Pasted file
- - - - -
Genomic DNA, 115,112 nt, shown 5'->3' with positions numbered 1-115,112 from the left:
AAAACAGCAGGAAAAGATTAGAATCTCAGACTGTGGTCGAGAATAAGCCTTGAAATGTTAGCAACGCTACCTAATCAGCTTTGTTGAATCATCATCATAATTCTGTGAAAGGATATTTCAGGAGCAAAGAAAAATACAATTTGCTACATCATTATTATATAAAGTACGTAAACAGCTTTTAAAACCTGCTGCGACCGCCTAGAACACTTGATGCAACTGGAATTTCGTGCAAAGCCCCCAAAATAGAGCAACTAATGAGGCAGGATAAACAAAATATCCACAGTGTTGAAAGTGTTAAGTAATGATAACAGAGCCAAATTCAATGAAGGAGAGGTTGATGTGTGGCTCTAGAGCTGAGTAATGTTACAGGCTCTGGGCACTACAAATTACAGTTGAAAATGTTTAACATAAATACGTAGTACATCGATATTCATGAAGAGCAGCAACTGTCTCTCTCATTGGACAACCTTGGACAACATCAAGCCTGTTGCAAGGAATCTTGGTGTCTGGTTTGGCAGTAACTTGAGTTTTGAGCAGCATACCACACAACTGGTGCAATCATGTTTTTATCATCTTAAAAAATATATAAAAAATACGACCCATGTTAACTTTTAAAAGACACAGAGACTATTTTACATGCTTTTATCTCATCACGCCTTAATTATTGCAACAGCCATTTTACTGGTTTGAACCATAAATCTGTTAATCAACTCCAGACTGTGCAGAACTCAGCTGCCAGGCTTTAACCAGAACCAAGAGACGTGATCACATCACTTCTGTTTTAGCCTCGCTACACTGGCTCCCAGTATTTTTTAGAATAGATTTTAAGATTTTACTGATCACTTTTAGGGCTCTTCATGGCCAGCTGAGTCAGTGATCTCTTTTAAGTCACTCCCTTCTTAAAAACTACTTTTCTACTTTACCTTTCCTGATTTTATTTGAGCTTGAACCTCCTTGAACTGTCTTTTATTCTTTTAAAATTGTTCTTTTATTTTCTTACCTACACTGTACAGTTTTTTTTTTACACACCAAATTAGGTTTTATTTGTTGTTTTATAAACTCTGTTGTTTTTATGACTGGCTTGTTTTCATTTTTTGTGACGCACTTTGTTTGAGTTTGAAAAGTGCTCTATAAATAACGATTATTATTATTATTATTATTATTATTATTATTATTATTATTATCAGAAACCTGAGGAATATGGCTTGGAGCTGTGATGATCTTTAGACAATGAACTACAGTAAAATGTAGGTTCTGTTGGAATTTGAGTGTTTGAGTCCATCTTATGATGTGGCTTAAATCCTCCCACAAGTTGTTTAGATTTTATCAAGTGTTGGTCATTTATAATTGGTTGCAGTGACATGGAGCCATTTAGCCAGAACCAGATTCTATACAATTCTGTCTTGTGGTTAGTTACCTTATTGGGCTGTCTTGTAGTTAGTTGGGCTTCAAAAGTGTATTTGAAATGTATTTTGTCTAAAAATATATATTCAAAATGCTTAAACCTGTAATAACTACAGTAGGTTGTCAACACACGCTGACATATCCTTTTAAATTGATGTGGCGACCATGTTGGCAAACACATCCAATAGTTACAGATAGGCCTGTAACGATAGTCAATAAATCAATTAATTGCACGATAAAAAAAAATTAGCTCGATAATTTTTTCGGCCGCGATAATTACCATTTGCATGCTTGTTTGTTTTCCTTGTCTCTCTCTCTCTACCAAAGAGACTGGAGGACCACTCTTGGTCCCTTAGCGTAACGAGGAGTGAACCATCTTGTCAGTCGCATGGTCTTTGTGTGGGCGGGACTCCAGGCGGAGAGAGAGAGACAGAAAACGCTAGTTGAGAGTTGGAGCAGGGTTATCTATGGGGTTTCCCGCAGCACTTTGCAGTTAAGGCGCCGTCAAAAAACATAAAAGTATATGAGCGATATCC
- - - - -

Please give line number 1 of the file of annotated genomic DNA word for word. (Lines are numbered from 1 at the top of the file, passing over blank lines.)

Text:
Genomic DNA, 115,112 nt, shown 5'->3' with positions numbered 1-115,112 from the left: